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"beer can chicken" is delicious! But!


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#1    sear

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Posted 06 May 2013 - 12:22 AM

Quote

   Is there a plastic liner in my beer can?  What's this about Bisphenol-A (BPA)?  Is BPA going to kill me?  What about the paint on the outside?  Is it true that Aluminum is linked to Alzheimer's Disease?  Oh my gosh, is my Beer Can Chicken going to kill me?
Oh my gosh, is my Beer Can Chicken going to kill me?
- I am completely unqualified to answer this, but... I don't think so.  For what it's worth, this is my logic:  As long as beer is still inside the can, the temperature won't reach much more than 212 degrees F, the boiling point of water.  
The boiling point of BPA is about 428 degrees F, so whatever BPA there might be inside the can liner, likely won't cook into the food.  If it does, it will stay mostly inside the cavity of the bird and considering how unappetising chicken ribs are, no one is likely going to be eating them.  
The paint on the outside follows the same rules as far as I'm concerned.  Ensure there is enough liquid in the can and the paint probably won't bake off either.
http://www.papawow.c...r-health.html  
That may not be the last word.
For now it seems to be the latest word.
I follow the recipe; but I simply omit the beer can. I swear I can not tell any difference in flavor, or in moistness.


#2    Ashotep

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Posted 06 May 2013 - 01:42 AM

I have heard you shouldn't buy tomato sauce in the lined cans.


#3    sear

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Posted 06 May 2013 - 01:54 AM

View PostHilander, on 06 May 2013 - 01:42 AM, said:

I have heard you shouldn't buy tomato sauce in the lined cans.
I'm guessing that was a long time ago.
The message may have gotten garbled in spreading the word.

Turns out canned tomato products can be unusually acidic.

That acid can attack metal in a can, spoiling the taste of the can contents, and possibly posing a health risk.

I believe it's the plastic lined cans which contain tomato products more safely.


#4    Ryu

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Posted 06 May 2013 - 01:54 AM

Canned vegetables in general taste yucky and sometimes even a tad metallic.
If I can't but fresh then frozen is the next best thing.

Anyway, the recipe couldn't be found and I was thinking, is putting a can of beer inside a chicken really a safe thing to do?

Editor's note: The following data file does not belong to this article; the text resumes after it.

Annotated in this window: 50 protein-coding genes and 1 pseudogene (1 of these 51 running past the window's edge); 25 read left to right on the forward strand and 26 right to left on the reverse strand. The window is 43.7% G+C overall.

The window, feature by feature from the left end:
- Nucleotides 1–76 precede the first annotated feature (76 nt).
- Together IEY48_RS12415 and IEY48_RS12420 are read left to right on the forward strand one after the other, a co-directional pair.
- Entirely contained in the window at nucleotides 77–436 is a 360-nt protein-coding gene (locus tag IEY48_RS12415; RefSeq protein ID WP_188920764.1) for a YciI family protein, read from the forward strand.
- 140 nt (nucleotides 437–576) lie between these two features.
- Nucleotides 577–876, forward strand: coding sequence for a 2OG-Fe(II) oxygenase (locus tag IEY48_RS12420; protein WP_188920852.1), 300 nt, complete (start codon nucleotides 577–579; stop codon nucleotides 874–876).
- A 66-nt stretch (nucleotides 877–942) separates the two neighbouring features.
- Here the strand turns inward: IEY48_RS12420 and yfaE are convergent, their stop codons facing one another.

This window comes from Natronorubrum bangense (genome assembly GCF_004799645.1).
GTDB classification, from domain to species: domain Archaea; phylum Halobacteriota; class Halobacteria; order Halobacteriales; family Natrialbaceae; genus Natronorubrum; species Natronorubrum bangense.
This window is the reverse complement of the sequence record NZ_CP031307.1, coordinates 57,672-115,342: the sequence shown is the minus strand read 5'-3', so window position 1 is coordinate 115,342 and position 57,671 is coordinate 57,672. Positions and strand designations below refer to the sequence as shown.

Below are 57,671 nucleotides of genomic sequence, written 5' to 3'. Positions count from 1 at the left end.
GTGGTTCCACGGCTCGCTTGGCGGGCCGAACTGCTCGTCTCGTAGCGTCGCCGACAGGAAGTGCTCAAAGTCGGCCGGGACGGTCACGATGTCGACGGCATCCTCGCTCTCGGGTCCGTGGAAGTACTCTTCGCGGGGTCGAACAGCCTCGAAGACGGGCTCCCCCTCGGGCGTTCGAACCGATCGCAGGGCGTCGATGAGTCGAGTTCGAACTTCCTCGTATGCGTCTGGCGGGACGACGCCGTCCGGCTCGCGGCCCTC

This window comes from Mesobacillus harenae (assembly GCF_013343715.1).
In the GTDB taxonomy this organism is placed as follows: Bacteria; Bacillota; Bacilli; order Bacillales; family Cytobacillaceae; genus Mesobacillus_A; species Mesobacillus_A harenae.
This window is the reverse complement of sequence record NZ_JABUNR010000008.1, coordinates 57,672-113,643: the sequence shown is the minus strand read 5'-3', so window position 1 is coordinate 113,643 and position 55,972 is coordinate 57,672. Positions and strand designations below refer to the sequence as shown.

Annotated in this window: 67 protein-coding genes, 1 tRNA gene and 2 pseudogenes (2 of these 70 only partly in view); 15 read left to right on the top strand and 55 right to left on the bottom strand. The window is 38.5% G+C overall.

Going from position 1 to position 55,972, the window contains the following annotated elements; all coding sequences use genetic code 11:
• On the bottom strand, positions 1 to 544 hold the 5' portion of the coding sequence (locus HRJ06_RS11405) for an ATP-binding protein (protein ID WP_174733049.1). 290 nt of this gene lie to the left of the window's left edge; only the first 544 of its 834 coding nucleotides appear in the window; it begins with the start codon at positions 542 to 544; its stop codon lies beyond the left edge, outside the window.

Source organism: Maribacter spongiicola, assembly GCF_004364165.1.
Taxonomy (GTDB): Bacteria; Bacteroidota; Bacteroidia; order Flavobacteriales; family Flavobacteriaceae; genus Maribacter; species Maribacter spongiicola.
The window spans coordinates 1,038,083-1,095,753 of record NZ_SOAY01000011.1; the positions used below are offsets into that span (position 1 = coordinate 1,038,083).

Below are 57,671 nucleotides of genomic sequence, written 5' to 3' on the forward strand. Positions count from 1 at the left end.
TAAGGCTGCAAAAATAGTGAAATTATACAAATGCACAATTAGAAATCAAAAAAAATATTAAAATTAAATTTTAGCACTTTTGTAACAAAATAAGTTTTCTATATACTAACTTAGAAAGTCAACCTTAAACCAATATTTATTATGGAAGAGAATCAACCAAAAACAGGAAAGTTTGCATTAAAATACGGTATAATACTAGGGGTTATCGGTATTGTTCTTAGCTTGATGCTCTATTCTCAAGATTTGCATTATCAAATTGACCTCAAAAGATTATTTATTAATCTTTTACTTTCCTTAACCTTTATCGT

I mean it sounds interesting when I eat chicken I even nibble the ribs so I think I will pass on the helping of aluminum, paint and such stuff.


#5    Hawkin

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Posted 06 May 2013 - 02:23 AM

I've always wondered about anhydrous ammonia sprayed on fields by farmers to fertilize crops.
Does it get into the food and water table?

It's good to have some skepticism so you won't be gullible & naïve. But to much skepticism
can make you narrow minded to all possibilities no matter how unconventional.

#6    Frank Merton

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Posted 06 May 2013 - 05:57 AM

Acidic foods should not be prepared hot in clay pots made in third-world countries where there is a risk they used lead.  There are also some who worry about similar foods prepared in aluminum pots because of claims that aluminum and Alzheimer's disease are linked (the tangles found in such patients tend to contain a lot of aluminum).  No demonstration of a link has ever been found, and it is generally thought that the aluminum deposits are a consequence and not a cause of the disease.


#7    Sakari

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Posted 06 May 2013 - 06:21 AM

That is why they have been making these for years.....

Posted Image






No idea why people did not have enough common sense to know using a can is not good......

I guess they have to read it on the internet first.

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#8    sear

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Posted 06 May 2013 - 11:20 AM

Thanks for the excellent pic Sakari.
I'm not sure, but I suspect the one you've depicted in post number 7 is designed to hold a can of beer.

I got my stainless steel wire BCC rack from Home Depot. It's also designed to hold a half-empty can of beer.
I've never used a can of beer with it. I use the rack empty. It works fine.

Note on physics:
As long as the container is opened, if the beer can is ~1/2 full, the bottom of the can (the portion of the can closest to the fire) can't exceed ~212F.
That temperature is lower in Denver.
Still, if nothing else, it seems like a waste of beer to me. I'd rather just drink the beer.


#9    sear

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Posted 06 May 2013 - 11:31 AM

PS

Quote

"Acidic foods should not be prepared hot in clay pots made in third-world countries where there is a risk they used lead." FM
Indeed. Excellent point FM. It's a danger the user might not be aware of; just slowly accumulating detrimental affects; lowering IQ, heart problems, whatever.

Any ceramic tableware may be problematic.
I'm careful not to use plates from questionable origin.